Thursday, January 15, 2009


Life in Kickapoo Center

I try to remember when it's been colder. At seven am the garage thermometer reads -26. The young woman at the bakery says they closed school, but she'd have kept the kids home anyway. Her son has asthma. She tells me it reached -39 in a lowland area the name of which I quickly forget. At Wal-Mart they have the entrance doors blocked off to provide a measure of warmth for the cashiers. The elderly greeter wears gloves and a knit sweater. Poor Randy the cart guy is dressed like an Inuit hunter. The computer guy at the library offers relevancy when he says it's colder in Canada.

Way back when we had a sauna and a horse trough to jump in, someone would be chosen to break the ice on the galvanized tub before jumping in the tub. Ice can be dangerous if you didn't wear suits. The doorknobs were metal so your hand would stick to the knob as you opened the warming room door to taking a flying leap into the tub. If no one suffered a heart attack after the first plunge, the cold/hot/cold became indistinguishable.

In those days we didn't have running water or electricity. Keeping eggs cold wasn't a problem. On the south end of the platform on which we erected our temporary shelter-a Vietnam era army squad tent- eggs would stay fresh for weeks. In January they'd freeze on the floor. Most times we wore only t-shirts and sweat pants on cold days. There were two wood stoves, one for cooking and the other for heating. The heating stove was an Ashley air-tight stove which could hold heat overnight. The Monarch Malleable cookstove made the 16X33 foot shelter unbearably hot if the Ashley was filled with oak. We endured because it was a temporary fix before erecting a permanent house. We never built the house.

Late in October we drove to a small town and a lumber dealer that sold Styrofoam insulation in 4X8 sheets two inches thick. Forty years later, I know that the Styrofoam would have been lethal if it caught fire...And it did. Fortunately the chimney fire was put out before it could do more than melt a hole in the area around the metal flashing on the roof.

The sauna was both bath house, social center and church. The folks across the road were living in the same conditions as we. They were a 100 member commune with five marginal outposts and a main house which held 33 people. One of the tent outposts contained a ham radio which kept them in communication with the mother ship. None of the tents was insulated like ours. They called themselves The Farm. If you didn't mind an "Out to save the world" mission, a total vegan lifestyle and every other word punctuated with far out or that's tripping and women who mostly wore paisley skirts, you could get along fine. Often their kids would sneak across the road for a meal of some forbidden animal product, like eggs,cheese or honey. You didn't, however, want to be caught in a small confined space for any length of time because of their exclusively soybean diet which produced clouds of methane-like flatulence.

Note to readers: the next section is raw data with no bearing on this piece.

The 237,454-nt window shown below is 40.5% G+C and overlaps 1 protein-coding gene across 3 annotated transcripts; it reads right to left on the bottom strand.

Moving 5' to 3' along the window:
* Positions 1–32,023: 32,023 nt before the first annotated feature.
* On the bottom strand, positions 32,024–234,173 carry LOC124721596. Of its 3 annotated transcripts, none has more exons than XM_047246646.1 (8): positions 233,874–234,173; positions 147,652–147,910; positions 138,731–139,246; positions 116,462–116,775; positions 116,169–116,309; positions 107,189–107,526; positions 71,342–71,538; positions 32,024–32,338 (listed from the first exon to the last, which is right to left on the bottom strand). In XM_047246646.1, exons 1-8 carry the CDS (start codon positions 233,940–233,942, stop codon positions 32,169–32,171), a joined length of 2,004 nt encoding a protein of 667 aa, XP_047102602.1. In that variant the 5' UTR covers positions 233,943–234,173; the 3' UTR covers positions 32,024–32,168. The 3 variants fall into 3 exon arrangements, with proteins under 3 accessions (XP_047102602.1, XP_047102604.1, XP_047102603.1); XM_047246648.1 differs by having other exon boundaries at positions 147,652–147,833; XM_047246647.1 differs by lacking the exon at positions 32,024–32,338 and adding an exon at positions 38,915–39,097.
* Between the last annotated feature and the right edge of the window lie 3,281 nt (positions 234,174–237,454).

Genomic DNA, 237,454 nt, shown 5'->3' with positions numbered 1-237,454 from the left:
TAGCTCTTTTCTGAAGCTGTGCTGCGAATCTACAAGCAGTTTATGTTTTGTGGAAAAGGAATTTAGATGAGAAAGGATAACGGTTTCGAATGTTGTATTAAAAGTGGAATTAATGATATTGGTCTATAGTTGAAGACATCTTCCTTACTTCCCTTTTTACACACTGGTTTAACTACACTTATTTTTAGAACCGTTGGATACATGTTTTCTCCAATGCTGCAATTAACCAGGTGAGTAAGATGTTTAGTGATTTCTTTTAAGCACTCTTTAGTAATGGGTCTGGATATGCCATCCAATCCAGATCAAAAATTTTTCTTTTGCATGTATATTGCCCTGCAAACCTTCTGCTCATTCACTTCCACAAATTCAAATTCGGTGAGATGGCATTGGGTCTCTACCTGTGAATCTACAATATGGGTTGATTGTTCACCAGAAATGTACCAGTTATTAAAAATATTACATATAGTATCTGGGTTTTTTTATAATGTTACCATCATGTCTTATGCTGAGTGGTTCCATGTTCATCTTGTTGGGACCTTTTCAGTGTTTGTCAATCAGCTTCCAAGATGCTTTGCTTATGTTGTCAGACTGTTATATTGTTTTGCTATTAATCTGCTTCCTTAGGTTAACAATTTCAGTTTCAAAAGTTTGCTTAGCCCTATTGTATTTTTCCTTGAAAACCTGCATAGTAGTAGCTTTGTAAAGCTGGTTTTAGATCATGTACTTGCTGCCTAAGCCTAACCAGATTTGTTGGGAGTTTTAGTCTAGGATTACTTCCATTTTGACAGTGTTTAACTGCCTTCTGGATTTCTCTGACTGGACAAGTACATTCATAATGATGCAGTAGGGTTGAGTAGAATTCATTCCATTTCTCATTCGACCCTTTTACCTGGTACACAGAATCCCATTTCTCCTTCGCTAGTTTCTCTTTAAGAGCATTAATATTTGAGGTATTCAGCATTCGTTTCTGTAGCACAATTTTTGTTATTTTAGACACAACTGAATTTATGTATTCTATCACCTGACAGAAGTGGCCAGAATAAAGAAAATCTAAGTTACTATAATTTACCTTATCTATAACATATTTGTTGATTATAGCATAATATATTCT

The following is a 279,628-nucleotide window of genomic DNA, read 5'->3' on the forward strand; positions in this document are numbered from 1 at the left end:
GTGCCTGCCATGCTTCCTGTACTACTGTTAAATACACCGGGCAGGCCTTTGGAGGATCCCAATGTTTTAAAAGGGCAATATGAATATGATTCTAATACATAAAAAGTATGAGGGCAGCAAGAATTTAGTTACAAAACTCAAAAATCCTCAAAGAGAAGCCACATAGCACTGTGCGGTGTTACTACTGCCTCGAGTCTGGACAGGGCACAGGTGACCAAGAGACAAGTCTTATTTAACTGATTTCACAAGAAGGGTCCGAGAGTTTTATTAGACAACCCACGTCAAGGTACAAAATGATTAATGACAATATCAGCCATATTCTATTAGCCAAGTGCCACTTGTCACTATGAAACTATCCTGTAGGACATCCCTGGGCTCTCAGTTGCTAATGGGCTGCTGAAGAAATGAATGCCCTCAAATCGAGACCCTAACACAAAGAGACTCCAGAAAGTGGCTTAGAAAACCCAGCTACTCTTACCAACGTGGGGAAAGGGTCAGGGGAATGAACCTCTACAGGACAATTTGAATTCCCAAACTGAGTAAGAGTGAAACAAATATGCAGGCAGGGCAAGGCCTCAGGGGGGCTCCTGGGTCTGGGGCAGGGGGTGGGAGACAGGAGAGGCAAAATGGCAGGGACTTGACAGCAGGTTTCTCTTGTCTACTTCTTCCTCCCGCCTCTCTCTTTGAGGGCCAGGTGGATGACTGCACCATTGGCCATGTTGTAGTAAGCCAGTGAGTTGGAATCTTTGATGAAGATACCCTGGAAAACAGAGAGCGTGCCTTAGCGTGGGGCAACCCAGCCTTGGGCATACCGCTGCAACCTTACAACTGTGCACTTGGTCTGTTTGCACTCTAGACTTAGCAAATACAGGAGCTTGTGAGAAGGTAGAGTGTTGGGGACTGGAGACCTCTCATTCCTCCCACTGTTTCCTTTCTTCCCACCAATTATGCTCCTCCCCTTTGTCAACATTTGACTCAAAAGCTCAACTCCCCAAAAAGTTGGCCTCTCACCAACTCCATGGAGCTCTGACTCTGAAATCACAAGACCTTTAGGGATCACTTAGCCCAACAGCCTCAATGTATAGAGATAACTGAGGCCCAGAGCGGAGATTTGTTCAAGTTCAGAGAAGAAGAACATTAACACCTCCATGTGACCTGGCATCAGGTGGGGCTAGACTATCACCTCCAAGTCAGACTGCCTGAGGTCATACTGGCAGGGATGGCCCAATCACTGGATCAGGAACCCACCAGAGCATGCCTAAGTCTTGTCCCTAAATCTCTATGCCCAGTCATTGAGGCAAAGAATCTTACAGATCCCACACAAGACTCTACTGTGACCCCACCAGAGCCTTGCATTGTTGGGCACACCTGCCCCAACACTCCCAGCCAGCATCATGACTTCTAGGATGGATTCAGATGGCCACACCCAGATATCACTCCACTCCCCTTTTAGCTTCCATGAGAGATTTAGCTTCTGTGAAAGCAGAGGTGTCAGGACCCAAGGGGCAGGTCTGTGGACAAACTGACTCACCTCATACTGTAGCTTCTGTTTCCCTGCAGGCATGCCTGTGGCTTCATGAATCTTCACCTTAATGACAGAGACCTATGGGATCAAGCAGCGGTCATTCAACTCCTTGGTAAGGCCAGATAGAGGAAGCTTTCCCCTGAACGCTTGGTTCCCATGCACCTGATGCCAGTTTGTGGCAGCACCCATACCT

Winter wasn't so bad way back then. We had a wooden sled and a team of horses for local transportation. Early on we had to set the record straight with the hippies across the road when they'd blow a conch shell at 6 am to wake the folks in the outpost tents. Wind up alarm clocks had already been invented and our rising time was determined when the sun made it over the eastern ridge. I found an old brass bugle among my grandpa's effects and set out one freezing morning to set an example. When the first conch blew it's TA TOOO TOOO, I put the bugle to my lips and cranked out the worst gut wrenching cacophony of squeals and blapps. It was like kissing a porcelain bathtub. The conch shell greeters returned my blare with more toot toots. I blew more resounding wild blapps and blares. Then they got the message. I wasn't playing with them. I was fooling with them. They never awoke us again at 6 am.

For three weeks in spring, we had to contend with mudseason. Everything is more difficult, more trying than deep snow, when there's thick, greasy mud everywhere. One of the brothers who owned the property we so-called "farmed" said his Grandpa told him tires on cars in the old days wore out more quickly on the sidewalls than the tread from all the road ruts.

The Pooch gets busted for catching a bird slowed by the subzero temperatures. They huddle close to the ground to keep their feet warm, evidently making it more difficult to take flight from marauding cats. Tomorrow, I'll move the feeder to an area sheltered by deep snow drifts that the Pooch can't hurdle. Until then he's getting "a good talking to".

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